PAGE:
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New lethal strain of E.coli spreads fear over Europe

By Jeremy Laurance and Tony Paterson

The E.coli bacterium responsible for a deadly outbreak of disease in Germany that has left 18 people dead was revealed yesterday to be a new virulent strain, fuelling alarm across Europe.

Russia extended its ban on the import of vegetables from Germany and Spain to the entire European Union - a move condemned by the EU as disproportionate - while scientists said the new strain was similar to one isolated in the Central African Republic known to cause serious diarrhoea.

The World Health Organisation (WHO) said preliminary genetic sequencing suggested that the cause of the outbreak was a mutant form of E.coli that appeared to be particularly aggressive, resulting in widespread severe disease and deaths.

More than 1,500 people have been seriously affected, with at least 470 developing severe complication-causing kidney failure. Most of them are in Germany but at least 10 countries have reported people falling ill.

In the UK, seven people have been hospitalised including three Britons who recently visited Germany and a German person on holiday in England.

Hilde Kruse, a food safety expert at the WHO, said that the new strain had "various characteristics that make it more virulent and toxin-producing" than existing strains. "This is a unique strain that has never been isolated from patients before," she said.

However she stressed that milder cases were unlikely to seek medical help so it was impossible to know how big the outbreak was or what proportion were severely affected.

E.coli outbreaks have previously hit children and the elderly hardest and are usually linked with the consumption of meat and meat products, especially beef.

The European outbreak is disproportionately affecting adults, especially women, and has been linked with raw salad vegetables.

Experts said there might be something particular about the strain that makes it more dangerous for adults. The use of manure as a fertiliser could have led to contamination of vegetables.

The UK Health Protection Agency (HPA) said consumers should thoroughly wash or peel all salad and fruit before eating. But Dr Nicola Holden, of the James Hutton Institute, said washing may not be enough. She said the outbreak could be an indication that fruit and vegetables are actually ingesting the bacteria as they grow.

"The bacteria are able to get from animal sources onto crops through different routes, most likely in irrigation water or sometimes from slurry spraying, while some contamination can also occur during processing and packaging," she said.

The source of the outbreak remained a mystery yesterday. German officials have warned people not to eat lettuce, tomatoes and cucumbers, fanning uncertainty about the safety of the vegetables.

They had initially singled out Spanish cucumbers as the culprits but these were later cleared, prompting protests from Prime Minister, Jose Luis Rodriguez Zapatero, who said yesterday the government would demand "explanations and reparations" from Germany and the EU.

Questions and answers... the dangers, the symptoms, the medical advice

What is E.coli and how do we catch it?

Escherichia coli (E.coli) is a bacterium commonly found in the gut of humans and warm-blooded animals. Most strains are harmless but some, such as enterohemorrhagic E. coli (EHEC), can cause serious illness.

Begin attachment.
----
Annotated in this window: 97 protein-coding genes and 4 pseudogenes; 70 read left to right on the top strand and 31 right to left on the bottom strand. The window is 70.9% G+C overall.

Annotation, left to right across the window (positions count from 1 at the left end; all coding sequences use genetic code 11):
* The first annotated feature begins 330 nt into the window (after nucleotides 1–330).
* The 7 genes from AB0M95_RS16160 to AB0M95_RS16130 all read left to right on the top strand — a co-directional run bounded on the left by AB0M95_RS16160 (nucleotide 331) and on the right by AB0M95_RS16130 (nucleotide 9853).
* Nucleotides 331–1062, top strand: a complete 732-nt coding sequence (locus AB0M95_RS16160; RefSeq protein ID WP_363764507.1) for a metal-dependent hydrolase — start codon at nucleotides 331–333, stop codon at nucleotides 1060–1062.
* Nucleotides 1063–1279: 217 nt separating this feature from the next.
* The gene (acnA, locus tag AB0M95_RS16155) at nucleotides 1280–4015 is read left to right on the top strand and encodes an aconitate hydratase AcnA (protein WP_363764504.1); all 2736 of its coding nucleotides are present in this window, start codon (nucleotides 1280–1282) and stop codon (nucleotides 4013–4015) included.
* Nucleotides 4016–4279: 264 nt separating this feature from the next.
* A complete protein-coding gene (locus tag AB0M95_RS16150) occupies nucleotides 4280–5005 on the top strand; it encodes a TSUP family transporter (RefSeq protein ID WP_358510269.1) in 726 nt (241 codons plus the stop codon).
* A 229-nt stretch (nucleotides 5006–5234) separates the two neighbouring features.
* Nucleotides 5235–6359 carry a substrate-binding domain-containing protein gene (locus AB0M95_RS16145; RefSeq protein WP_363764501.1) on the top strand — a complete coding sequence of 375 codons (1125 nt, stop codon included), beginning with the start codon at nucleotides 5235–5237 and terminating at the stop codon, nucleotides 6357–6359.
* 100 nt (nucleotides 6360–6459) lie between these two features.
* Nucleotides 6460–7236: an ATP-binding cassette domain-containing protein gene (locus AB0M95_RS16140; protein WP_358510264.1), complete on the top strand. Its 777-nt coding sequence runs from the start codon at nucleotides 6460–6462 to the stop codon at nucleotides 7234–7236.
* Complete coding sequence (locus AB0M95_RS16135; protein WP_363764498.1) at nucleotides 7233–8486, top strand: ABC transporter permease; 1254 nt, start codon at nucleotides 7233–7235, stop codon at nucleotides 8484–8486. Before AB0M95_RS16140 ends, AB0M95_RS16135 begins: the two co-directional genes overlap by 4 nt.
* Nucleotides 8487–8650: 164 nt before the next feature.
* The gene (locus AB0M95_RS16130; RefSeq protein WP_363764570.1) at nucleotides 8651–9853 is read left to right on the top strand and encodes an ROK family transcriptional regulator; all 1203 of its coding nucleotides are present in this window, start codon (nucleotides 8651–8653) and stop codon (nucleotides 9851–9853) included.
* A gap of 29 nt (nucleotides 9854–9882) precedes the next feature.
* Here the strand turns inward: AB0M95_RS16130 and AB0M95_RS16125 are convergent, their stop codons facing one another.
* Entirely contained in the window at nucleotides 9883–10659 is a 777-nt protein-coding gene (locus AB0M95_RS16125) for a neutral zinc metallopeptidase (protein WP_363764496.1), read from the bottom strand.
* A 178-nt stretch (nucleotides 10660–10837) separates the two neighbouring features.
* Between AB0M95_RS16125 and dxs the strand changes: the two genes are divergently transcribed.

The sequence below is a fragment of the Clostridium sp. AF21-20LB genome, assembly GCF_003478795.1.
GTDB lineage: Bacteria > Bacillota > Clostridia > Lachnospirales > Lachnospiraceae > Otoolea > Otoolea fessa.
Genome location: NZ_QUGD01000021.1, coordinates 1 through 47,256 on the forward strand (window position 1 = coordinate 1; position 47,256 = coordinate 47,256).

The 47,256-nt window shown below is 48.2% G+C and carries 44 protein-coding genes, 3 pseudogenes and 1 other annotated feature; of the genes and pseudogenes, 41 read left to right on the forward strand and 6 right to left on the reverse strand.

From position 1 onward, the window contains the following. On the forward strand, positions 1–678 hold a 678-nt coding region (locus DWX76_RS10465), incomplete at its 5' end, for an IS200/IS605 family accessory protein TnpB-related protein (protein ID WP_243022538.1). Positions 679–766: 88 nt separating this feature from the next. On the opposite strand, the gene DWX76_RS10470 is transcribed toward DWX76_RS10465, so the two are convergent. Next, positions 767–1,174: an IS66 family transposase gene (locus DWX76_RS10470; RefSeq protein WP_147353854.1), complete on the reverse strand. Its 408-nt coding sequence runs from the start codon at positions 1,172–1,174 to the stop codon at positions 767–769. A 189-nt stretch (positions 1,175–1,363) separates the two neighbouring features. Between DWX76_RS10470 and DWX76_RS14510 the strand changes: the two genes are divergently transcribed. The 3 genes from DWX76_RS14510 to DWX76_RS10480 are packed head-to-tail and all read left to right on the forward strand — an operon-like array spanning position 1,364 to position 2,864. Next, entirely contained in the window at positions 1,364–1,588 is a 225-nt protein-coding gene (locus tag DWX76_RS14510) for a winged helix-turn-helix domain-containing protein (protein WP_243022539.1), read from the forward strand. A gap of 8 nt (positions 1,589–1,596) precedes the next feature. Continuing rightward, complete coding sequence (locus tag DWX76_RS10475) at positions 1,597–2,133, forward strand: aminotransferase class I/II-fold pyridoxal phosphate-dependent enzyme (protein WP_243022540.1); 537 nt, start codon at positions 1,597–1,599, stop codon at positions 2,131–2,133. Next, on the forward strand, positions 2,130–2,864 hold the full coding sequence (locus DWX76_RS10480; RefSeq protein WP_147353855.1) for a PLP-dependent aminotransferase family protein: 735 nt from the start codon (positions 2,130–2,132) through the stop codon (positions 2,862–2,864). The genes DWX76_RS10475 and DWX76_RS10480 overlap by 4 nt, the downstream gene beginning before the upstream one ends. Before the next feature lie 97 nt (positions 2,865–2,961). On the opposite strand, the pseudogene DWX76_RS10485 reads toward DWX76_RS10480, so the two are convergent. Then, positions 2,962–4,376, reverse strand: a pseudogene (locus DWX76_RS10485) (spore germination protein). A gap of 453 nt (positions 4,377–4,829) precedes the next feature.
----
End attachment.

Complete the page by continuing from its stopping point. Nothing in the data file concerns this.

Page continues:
People catch E.coli mostly through foodstuffs, including raw or undercooked ground meat products and milk. Examples of foods involved in previous E.coli outbreaks include undercooked hamburgers, dried cured salami, unpasteurised fresh-pressed apple cider, yoghurt, cheese and milk.

An increasing number of outbreaks have been linked with eating fruit and vegetables (such as sprouts, lettuce, coleslaw, salad). In these cases, contamination occurs due to contact with animal faeces.

EHEC is destroyed by cooking foods thoroughly to a temperature of 70C or higher.

What about this latest strain?

Scientists are still trying to work out exactly which strain of E.coli is causing such devastating consequences in humans. Researchers in China have said preliminary genetic analysis of the outbreak suggests the bacterium is unique. They point to genes from two distinct groups of E. coli: enteroaggregative E. coli (EAEC) and EHEC.

What are the symptoms of E.coli?

Symptoms of EHEC include abdominal cramps and diarrhoea that may be bloody. People may also experience fever and vomiting. Many of the victims who have been identified so far have these symptoms.

The incubation period for EHEC can range from three to eight days, but is typically three to four days. Most patients recover within 10 days, but a small number will go on to develop haemolytic uraemic syndrome (HUS).

People with HUS suffer acute renal failure and, in some cases, damage to the central nervous system. It is estimated that up to 10% of patients with EHEC infection may develop HUS, with 3% to 5% dying as a result.

It is possible to pass EHEC to other people, which is why health experts urge good hygiene.

What health advice is being given?

All the people in the UK affected by the outbreak have travelled to Germany. The Health Protection Agency (HPA) says people travelling to Germany should avoid eating raw tomatoes, cucumbers and leafy salad including lettuce, especially in the north of the country. Anyone returning to the UK from Germany who feels unwell, including having bloody diarrhoea, should seek urgent medical help. The Food Standards Agency in the UK has issued general advice on the need to wash fruit and vegetables. Peeling or cooking fruit and vegetables may also remove germs.

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